As anyone following the project likely knows, Libreté was originally written in French. Vivien Féasson is a gifted translator, but RPGs often make use of made-up words in their systems and story that can be hard to find approximations for. Similarly, Vivien’s clever wordplay in French did not always translate directly into English.
This left us with some options as to how to continue. In translating and editing Libreté for an English-speaking audience, we could:
- Use the original French terms, untranslated. Unique and evocative, but hard to remember for non-French speakers.
- Directly translate the French terms into English. Simple. Quick. Boring.
- Find an English term that preserves the intent of the French term. Takes more time than either of the above, but provides the benefits of both: evocative but understandable.
Clearly, no one solution would fit every problem. So, we went through each of the main gameplay terms and decided which approach we would take, one-by-one. Here’s what we came up with:
French: Aversité (averse+adversité=downpour+adversity)
English: Advercity (city+adversity). Instead of emphasizing the rain, we emphasized the weight of the City itself— a bitter adversary of its own.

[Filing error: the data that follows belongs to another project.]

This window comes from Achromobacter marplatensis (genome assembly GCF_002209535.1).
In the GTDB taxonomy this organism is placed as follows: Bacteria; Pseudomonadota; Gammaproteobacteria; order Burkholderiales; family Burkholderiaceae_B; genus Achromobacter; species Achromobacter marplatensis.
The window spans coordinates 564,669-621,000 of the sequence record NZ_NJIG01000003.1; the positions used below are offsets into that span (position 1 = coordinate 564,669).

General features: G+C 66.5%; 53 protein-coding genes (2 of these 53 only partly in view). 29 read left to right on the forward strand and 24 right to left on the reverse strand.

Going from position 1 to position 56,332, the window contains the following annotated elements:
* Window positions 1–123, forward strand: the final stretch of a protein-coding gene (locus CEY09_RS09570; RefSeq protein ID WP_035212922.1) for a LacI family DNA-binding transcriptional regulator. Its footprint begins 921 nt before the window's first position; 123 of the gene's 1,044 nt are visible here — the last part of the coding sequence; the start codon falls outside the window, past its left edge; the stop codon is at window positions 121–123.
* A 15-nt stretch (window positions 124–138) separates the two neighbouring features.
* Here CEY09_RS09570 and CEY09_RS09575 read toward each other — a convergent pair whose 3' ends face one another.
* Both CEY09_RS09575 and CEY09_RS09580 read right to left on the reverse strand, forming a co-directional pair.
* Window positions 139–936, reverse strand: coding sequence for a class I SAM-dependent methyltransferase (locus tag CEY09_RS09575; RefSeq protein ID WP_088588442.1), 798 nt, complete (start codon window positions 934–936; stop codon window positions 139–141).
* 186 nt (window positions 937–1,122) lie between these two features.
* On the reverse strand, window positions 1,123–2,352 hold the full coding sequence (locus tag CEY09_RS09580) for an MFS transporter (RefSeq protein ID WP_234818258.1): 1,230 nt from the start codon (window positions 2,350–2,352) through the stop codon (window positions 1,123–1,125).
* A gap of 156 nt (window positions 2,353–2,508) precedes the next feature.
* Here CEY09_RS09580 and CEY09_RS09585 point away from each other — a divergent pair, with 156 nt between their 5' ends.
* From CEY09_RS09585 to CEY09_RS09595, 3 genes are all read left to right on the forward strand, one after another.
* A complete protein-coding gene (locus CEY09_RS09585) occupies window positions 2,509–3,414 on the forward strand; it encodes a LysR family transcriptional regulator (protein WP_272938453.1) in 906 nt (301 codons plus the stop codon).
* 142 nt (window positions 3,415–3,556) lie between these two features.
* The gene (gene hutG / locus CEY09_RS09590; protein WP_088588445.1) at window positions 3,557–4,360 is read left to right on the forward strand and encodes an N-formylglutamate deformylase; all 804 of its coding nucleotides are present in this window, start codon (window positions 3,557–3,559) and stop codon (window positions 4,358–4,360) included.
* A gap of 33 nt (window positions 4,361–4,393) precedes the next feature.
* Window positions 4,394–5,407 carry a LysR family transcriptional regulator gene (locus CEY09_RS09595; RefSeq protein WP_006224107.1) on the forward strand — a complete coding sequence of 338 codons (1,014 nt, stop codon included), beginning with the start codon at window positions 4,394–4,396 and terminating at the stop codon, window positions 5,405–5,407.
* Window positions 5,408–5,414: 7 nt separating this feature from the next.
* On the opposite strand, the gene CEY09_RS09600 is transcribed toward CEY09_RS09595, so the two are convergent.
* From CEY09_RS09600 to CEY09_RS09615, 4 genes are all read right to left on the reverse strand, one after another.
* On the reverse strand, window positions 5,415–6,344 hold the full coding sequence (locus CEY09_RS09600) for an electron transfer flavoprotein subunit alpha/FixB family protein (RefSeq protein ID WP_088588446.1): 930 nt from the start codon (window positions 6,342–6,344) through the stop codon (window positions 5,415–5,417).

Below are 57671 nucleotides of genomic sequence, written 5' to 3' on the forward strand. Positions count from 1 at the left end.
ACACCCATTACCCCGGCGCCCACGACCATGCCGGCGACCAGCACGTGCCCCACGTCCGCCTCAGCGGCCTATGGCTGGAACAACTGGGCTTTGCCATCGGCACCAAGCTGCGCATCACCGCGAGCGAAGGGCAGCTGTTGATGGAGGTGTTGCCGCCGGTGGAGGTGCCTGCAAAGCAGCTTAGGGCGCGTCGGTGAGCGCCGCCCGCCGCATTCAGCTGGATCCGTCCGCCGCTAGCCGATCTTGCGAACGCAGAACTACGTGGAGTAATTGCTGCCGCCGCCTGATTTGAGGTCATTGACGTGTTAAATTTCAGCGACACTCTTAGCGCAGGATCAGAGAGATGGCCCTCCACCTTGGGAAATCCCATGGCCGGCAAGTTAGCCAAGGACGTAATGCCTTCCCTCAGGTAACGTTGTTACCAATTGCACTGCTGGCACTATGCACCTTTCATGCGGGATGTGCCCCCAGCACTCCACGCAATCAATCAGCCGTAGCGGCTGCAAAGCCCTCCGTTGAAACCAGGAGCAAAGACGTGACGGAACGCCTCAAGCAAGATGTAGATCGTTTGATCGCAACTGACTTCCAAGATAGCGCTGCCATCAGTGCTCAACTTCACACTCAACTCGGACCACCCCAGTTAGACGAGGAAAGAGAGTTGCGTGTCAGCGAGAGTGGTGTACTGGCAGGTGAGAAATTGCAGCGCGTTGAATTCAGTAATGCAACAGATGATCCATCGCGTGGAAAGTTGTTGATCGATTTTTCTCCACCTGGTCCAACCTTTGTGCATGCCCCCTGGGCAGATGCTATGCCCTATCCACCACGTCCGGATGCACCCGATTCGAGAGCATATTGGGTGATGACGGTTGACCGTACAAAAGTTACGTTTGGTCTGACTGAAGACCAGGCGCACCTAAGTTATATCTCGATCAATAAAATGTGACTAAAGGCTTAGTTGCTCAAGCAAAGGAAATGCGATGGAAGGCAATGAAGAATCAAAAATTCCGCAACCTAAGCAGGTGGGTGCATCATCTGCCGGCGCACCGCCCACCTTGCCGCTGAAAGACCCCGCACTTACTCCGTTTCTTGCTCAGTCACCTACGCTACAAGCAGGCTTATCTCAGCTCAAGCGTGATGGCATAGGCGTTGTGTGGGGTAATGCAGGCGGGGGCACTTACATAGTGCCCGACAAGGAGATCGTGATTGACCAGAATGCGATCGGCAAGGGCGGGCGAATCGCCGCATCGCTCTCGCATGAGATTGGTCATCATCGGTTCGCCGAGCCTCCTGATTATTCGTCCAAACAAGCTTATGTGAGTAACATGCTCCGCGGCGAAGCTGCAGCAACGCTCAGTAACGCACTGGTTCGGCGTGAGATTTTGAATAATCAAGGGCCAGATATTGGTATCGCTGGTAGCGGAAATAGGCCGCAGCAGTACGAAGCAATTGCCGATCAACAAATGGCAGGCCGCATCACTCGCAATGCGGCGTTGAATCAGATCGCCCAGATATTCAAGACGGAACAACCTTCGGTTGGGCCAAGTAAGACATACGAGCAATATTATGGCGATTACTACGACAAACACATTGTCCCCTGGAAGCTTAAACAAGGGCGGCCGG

French: Sirènes de L’averse (sirens of the downpour)
English: Sirains (siren+rain). Easy enough, and different enough to stand out from the rest of the text. A triumph.
French: Enfantillages (a French term for “actions of children.” Something that adults should not/would not do)
English: Childities (children+naiveties). For this, we wanted to go with something that alluded to the fact that the actions of children are not always logical or well-considered. “Child’s Play” was considered but ultimately rejected for lacking weight—fighting back against vicious monsters or attempting to rally friends for a gang war is hardly playtime. And yet, they are things that children cannot—should not—be experienced with. Childities are the only response to the harsh world of Libreté.
French: Pourriture (rot, decay)
English: Mildew. Another clever approximation, with stronger ties to the themes of water and darkness.
French: Bile Noir (black bile: one of the four proposed bodily humors, associated with melancholy)
English: Bile. Ultimately, the term “Black Bile” was dropped after a conversation on Twitter with @CDGuanzon. Historical context or no, we didn’t want to inadvertently reinforce colorism. “Bile” works just as well, because it already has an association with stress and anger.
Trnaslation is a tough gig. We were lucky that Vivien, being bilingual, was able to translate his own work for us. Our brilliant editor Fiona Geist also put in a tremendous amount of work to ensure the book was eminently readable and suitable to an English-speaking audience.
RPGs occupy a weird middleground between creative and technical writing, where clarity and vision hold equal weight. That’s difficult enough in one language, but it takes a particular kind of genius to make it work in two. GMDK is lucky to have such geniuses at hand.